There are three types of chemical marine batteries. These include the flooded batteries, gel batteries, and Absorbed Glass Mats (AGMs). These are rated depending on the energy output, which is measured in ampere hours. The output, together with the lifespan, is what typically dictates the price of the batteries. In a nutshell, how you use your boat, the type & size of your boat, and your budget are the key determining factors of which battery you should end up buying.
These are also called wet batteries, and are the cheapest and most common type of marine batteries. When the battery is being charged, the sulfuric acid produces oxygen and hydrogen, which escape through the vents. These batteries need periodic inspection and topping up with distilled water. The flooded batteries are known to self-discharge at a rate of 6%-7%, which is higher than with AGM and gel batteries. These batteries are difficult to maintain in boats as they tolerate minimum vibrations and need to be kept upright at all times.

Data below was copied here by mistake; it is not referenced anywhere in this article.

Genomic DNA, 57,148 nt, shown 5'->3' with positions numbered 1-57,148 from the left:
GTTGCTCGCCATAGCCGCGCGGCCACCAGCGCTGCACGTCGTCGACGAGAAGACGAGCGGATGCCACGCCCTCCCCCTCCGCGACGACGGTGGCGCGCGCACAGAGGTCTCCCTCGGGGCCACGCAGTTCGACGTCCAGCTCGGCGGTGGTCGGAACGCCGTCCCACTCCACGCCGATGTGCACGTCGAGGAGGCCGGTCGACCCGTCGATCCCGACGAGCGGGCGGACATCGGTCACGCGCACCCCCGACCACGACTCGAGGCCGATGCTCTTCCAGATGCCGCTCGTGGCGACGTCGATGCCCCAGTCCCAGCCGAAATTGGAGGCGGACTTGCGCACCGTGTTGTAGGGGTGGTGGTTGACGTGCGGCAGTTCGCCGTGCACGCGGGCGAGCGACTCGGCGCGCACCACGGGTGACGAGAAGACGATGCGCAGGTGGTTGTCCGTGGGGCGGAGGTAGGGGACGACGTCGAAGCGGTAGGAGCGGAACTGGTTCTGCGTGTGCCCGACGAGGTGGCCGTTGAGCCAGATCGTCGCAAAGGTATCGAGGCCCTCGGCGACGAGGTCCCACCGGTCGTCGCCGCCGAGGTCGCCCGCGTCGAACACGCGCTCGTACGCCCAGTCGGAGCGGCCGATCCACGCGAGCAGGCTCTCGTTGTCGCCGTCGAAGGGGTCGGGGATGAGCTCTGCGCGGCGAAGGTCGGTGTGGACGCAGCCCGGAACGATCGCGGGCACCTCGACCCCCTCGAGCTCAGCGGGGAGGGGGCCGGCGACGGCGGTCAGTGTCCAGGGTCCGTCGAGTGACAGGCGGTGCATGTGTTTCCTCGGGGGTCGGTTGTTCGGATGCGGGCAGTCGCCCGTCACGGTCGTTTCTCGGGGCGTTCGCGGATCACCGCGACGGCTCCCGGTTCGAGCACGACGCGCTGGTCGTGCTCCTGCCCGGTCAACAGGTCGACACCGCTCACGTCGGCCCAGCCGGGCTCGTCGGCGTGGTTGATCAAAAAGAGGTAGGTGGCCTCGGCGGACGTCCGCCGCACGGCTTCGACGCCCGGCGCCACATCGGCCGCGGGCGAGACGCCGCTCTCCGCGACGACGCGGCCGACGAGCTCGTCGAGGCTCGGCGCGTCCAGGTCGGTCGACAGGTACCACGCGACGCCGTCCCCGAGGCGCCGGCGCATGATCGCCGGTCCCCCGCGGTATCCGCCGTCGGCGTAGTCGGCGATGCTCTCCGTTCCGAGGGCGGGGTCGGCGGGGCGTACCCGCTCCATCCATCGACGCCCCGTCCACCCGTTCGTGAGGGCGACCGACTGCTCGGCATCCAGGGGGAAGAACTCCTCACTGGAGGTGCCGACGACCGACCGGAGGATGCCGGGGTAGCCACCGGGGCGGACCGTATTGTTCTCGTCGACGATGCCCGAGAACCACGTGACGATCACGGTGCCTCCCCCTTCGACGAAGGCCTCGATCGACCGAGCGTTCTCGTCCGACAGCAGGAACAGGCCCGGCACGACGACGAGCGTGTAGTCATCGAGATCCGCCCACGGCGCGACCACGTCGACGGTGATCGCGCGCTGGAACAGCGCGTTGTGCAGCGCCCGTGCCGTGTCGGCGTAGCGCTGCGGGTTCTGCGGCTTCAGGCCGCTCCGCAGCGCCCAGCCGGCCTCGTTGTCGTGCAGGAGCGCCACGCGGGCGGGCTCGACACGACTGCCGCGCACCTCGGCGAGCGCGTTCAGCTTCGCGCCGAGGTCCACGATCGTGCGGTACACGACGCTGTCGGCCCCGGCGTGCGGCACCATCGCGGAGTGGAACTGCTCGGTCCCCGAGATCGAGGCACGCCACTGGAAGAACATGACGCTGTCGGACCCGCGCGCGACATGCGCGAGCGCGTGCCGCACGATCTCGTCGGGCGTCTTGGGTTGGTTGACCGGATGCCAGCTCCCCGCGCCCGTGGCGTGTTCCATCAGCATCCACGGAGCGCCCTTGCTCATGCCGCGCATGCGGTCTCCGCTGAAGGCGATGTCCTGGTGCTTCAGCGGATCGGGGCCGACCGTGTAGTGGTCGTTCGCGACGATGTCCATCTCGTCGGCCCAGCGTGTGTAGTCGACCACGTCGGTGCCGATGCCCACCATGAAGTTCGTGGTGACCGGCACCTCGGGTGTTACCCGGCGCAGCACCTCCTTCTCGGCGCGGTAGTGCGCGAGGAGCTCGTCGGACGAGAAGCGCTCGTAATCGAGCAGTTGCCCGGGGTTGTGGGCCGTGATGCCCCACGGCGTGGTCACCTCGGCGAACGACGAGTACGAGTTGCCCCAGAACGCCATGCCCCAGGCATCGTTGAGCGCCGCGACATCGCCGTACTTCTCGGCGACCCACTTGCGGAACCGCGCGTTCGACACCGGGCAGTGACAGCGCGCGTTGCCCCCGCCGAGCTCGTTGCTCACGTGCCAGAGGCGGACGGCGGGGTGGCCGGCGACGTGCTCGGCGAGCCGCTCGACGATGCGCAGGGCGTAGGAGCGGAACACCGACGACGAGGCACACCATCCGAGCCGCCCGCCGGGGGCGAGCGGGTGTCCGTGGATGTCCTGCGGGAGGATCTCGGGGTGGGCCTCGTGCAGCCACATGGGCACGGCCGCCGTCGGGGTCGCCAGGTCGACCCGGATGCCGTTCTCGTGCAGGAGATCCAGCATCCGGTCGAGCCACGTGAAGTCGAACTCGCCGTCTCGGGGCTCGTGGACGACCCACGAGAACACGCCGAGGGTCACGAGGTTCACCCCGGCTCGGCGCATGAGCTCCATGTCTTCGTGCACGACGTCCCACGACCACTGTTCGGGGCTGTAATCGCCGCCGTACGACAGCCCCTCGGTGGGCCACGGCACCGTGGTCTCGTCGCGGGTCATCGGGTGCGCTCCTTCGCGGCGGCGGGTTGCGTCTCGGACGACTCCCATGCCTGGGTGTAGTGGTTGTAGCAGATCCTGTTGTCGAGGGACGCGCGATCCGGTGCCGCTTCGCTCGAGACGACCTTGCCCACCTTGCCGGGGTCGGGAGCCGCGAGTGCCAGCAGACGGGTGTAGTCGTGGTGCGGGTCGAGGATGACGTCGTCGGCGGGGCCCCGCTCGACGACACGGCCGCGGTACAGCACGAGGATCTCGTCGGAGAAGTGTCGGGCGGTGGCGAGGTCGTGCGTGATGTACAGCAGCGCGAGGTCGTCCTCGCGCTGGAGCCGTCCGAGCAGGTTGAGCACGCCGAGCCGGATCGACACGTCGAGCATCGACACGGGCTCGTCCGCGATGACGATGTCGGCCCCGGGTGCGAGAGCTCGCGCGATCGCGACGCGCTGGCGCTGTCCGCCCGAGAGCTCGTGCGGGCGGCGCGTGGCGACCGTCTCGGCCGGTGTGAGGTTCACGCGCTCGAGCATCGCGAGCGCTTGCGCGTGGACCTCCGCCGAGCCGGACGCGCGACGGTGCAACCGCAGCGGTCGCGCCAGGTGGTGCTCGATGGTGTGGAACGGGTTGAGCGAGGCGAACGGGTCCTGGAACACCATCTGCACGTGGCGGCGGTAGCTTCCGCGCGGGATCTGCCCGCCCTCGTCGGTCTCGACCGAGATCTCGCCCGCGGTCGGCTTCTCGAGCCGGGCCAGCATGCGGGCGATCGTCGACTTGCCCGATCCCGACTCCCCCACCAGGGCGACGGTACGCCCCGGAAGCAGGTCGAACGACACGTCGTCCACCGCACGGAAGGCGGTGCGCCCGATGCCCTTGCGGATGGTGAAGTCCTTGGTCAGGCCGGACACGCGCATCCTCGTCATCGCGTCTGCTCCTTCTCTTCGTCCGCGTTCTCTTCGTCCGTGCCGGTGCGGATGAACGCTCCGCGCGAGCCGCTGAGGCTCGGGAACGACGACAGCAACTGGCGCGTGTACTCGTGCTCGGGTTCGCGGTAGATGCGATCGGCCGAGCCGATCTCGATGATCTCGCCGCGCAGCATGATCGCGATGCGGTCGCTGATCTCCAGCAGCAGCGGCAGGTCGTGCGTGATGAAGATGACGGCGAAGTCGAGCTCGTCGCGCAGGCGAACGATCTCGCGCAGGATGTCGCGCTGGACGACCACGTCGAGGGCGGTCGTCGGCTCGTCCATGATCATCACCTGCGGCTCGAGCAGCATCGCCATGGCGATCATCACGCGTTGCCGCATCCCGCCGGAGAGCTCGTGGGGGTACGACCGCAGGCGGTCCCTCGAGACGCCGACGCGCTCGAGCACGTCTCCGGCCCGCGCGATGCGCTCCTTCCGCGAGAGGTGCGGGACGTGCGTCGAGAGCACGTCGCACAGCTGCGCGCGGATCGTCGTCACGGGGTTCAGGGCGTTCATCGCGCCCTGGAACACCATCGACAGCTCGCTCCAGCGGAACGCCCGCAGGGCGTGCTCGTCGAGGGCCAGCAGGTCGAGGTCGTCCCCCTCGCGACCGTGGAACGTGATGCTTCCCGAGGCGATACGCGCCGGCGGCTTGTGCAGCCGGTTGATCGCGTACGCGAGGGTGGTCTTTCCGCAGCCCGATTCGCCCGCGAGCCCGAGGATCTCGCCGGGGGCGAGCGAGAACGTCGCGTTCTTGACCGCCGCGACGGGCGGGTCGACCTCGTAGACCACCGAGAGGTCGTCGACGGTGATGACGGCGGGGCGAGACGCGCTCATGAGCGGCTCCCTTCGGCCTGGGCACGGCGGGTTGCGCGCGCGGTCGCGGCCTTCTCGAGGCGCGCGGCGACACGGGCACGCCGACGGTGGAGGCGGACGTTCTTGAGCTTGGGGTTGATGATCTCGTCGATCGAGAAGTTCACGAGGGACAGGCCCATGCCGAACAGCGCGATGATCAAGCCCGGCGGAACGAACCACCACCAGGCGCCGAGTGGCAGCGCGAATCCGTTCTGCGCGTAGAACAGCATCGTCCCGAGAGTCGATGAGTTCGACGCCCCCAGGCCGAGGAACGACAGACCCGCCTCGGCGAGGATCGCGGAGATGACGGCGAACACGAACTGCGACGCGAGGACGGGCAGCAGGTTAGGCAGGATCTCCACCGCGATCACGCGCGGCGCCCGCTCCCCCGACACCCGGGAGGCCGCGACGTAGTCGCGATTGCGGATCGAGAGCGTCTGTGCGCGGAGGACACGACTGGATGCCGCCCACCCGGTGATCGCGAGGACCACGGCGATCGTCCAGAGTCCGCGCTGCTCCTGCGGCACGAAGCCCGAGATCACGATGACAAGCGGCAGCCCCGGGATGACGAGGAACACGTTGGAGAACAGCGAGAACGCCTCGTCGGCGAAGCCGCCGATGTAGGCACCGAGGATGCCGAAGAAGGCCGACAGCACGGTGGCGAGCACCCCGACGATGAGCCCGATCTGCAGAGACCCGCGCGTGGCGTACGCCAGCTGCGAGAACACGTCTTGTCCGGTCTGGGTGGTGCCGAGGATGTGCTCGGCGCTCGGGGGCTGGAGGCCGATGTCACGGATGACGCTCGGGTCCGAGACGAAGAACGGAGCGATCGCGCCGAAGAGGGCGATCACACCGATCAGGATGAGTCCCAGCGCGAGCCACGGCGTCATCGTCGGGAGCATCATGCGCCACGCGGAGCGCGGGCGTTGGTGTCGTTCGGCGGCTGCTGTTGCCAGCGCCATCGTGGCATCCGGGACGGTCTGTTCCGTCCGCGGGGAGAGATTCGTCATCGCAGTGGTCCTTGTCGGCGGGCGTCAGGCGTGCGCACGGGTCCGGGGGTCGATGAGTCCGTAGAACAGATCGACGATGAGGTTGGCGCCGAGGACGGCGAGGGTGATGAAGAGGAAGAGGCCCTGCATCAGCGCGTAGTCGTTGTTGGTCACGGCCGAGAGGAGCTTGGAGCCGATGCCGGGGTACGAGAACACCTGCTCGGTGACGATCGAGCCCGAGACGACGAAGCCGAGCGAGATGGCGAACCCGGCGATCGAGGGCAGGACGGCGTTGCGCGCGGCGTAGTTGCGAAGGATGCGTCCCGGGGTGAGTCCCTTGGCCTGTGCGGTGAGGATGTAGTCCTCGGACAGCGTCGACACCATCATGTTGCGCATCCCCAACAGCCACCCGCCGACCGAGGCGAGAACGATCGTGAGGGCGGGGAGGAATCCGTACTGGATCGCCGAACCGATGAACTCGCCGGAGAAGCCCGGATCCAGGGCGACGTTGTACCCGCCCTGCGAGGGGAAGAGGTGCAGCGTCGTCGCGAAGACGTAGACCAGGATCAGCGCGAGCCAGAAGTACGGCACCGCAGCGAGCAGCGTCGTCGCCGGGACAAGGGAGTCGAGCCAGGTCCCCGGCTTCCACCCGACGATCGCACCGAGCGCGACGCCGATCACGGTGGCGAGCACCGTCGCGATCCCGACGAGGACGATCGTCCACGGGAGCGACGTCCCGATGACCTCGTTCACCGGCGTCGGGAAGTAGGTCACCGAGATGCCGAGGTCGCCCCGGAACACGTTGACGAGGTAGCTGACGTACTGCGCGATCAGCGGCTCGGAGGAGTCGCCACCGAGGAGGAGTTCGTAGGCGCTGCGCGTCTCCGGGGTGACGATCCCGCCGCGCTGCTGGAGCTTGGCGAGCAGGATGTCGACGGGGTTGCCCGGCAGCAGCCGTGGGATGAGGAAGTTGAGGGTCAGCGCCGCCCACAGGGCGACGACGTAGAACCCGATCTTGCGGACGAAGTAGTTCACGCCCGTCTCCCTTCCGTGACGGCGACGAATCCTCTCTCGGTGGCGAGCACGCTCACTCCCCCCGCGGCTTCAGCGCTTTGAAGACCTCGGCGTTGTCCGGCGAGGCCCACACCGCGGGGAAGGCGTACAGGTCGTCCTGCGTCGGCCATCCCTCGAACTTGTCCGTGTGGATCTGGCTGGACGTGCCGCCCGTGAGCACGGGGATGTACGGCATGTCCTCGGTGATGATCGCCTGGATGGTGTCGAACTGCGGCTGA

The “gel” used here is a combination of pure water, fumed silica, phosphoric acid, and sulfuric acid. This gel is somewhat viscous, which prevents the battery from leaking if it’s tipped or if the case is damaged. This battery is also called a “recombinant battery” because the hydrogen and oxygen produced during charging is converted back into water by the pressure inside the batteries.
Absorbed Glass Mat (AGM) Battery:
These batteries are designed with glass mat separators that are saturated in an acid-electrolyte solution. Pressure valves allow oxygen that is produced on the positive plate during charging to move to the negative plates, where it recombines with hydrogen to make water. These batteries have better vibration and shock protection compared to gel and flooded batteries. Although they are more expensive than the others, the added cost is well reflected in the quality.